The company matches gifts at a 2:1 ratio up to a limit of USD$100K matched. Many charity types are eligible, though some aren't (see sec. 5). A few charities like Greenpeace and Amnesty International either don't qualify or don't accept matched donations from the company. (I don't know the backstory, but probably things like this have to do with it: "Environment & Human Rights groups condemn BHP Billiton in Colombia".) BHP Billiton's document doesn't explicitly say that most 501c3s are eligible, though sec. 6.3 does say that "501(c)(3) organisations or organisations with Deductible Gift Recipient (DGR) status only need to provide proof of this and correct banking details for validation."

More info:

Since the company does mining and petroleum, many of the jobs involve engineering, geology, and other on-site technical work, but there are also regular corporate jobs, like finance and accounting.

$90K/year: Rockefeller Foundation

Whereas W. K. Kellogg focused mostly on poverty in the USA, Rockefeller focuses a lot on international poverty.

According to "The Rockefeller Foundation Matching Gift Program Rules and Procedures":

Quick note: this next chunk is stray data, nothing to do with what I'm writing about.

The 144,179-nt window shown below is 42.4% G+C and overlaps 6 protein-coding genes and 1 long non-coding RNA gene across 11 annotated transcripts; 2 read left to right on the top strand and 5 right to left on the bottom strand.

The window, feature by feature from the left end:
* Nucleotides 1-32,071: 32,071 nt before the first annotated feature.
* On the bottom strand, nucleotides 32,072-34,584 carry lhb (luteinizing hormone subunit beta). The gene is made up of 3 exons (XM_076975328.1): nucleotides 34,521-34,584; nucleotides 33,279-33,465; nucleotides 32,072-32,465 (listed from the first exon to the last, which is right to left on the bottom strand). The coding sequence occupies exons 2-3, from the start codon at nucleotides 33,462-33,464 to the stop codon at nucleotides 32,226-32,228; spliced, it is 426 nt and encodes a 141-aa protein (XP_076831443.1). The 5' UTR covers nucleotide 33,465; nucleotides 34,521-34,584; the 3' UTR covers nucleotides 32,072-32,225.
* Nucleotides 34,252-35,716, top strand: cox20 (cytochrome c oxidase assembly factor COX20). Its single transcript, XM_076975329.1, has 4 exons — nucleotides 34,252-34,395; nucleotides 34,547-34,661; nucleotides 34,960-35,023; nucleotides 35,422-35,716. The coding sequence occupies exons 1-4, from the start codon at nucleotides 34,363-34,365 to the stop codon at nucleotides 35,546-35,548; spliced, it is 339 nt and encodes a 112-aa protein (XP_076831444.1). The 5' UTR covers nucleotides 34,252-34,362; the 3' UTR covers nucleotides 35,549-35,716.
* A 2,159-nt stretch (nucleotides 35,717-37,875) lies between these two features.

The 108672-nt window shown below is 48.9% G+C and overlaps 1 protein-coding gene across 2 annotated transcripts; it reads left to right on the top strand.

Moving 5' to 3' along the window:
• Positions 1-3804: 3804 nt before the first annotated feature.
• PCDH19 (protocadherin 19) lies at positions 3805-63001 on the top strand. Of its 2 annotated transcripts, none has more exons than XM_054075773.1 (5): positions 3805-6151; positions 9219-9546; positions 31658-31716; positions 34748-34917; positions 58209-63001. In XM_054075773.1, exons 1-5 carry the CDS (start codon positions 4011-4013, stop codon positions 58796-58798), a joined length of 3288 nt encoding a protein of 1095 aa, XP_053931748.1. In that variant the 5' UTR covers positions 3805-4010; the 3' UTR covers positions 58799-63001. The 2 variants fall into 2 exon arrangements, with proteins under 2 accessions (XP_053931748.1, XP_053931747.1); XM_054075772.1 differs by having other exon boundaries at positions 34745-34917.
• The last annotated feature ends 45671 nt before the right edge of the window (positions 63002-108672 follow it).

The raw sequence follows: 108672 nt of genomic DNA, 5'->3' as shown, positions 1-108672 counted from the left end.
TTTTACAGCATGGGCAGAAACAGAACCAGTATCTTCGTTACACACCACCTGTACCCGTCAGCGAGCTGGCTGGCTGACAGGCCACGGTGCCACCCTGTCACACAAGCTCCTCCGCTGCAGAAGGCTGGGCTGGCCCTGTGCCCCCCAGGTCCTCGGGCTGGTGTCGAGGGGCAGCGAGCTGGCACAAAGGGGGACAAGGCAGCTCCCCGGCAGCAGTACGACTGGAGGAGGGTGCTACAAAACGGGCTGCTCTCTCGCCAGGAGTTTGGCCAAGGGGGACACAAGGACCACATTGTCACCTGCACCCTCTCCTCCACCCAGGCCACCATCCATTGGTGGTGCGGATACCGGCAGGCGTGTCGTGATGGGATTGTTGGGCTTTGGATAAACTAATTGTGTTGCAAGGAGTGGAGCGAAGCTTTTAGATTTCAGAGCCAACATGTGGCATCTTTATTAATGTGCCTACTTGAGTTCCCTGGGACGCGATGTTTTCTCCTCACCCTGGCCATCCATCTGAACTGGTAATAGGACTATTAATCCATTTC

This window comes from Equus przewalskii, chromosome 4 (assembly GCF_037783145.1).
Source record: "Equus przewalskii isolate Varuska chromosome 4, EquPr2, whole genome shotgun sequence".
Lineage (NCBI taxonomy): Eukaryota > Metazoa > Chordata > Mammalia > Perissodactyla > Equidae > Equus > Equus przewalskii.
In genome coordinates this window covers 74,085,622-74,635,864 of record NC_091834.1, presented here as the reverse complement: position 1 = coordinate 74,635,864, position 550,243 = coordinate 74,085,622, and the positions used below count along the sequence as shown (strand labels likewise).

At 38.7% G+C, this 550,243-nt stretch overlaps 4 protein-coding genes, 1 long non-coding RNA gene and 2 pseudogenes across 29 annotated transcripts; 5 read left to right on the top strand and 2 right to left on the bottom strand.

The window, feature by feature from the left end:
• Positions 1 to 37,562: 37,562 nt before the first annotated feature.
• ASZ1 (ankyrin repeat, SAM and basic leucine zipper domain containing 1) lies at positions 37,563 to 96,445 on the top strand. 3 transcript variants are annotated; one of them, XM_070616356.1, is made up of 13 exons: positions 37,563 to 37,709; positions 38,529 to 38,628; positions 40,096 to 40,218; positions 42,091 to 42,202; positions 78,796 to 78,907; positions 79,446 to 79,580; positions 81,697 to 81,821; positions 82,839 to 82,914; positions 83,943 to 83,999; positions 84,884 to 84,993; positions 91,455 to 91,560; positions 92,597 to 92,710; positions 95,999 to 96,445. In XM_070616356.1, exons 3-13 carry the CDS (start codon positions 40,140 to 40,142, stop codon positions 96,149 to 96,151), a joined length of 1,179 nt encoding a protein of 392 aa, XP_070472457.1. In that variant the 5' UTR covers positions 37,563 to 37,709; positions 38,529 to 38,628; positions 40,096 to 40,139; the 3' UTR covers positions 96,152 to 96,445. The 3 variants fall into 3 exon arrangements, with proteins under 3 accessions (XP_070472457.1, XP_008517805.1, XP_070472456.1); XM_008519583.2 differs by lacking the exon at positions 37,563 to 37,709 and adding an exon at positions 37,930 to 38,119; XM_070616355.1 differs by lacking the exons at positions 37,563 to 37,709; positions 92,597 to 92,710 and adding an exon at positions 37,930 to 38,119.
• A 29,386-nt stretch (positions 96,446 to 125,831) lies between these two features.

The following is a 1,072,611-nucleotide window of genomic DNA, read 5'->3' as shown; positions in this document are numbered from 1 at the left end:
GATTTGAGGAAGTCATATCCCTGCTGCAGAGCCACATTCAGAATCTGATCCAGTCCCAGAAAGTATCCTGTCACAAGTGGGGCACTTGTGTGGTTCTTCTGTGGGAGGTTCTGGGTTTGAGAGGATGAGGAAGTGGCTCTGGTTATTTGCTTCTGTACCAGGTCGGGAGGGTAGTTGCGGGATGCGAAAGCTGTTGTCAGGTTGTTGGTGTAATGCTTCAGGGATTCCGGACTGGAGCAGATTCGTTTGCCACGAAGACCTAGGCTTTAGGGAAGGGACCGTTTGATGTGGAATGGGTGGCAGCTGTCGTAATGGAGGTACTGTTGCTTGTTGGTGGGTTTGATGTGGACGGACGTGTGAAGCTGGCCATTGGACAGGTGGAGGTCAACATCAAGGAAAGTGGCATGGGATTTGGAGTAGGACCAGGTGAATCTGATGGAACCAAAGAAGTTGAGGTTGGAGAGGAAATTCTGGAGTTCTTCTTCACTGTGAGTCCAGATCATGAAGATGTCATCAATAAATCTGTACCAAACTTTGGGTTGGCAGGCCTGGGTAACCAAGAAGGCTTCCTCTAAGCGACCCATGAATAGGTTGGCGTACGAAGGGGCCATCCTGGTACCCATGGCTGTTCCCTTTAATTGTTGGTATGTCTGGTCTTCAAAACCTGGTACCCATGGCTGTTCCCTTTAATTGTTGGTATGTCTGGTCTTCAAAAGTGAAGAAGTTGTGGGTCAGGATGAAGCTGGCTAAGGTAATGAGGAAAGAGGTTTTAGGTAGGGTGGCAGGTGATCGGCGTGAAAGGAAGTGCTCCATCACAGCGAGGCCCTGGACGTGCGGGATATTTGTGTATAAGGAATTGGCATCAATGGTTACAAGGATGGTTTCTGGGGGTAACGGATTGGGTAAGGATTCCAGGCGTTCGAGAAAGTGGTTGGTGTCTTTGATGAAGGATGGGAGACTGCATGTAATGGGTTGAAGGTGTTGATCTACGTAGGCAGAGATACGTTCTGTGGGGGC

The Rockefeller Foundation offers a generous matching gift program to encourage its staff, trustees and finance committee members to make personal donations to the charities of their choice. The Foundation will match donations on a 3:1 basis, up to $90,000 per individual per calendar year (matching a total of up to $30,000 employee funds per year of contributions made by an eligible trustee or staff participant).

Matching is available to both full-time and part-time staff. Donations must come from your own personal assets (or joint assets with a spouse / domestic partner), not from fundraising events or from other people trying to get their donations matched. If you give from a donor-advised fund (DAF), you have to put into the DAF in the same year at least as much as you grant out of it for matching (or, at least, this is my best interpretation of what the guidelines say).

The FAQs about the matching program include explanation of which charities are eligible (all 501c3 public charities, plus possibly others; see p. 2) and how to determine if a charity is eligible (see p. 3).

More info:

Pay is quite high for a nonprofit.

Organizations not on this list

Employees of the Intermec Foundation can match gifts up to $75K/year, but due to an acquisition by Honeywell, new employees are not eligible. Also, the allowed donation targets for matching seem somewhat strict: "The Foundation focuses on educational, food banks, art and cultural programs, health and wellness organizations and on occasion, community relief causes. [...] Organizations receiving donations must have a significant connection to eligible donors or the communities in which Intermec had a significant presence." See also the page on Double the Donation.

This article has a nice list of matching programs whose limits are $50K and below.

See also

Acknowledgments

Thanks to Joey Savoie for providing some data underlying this piece. Feel free to contact him for the data.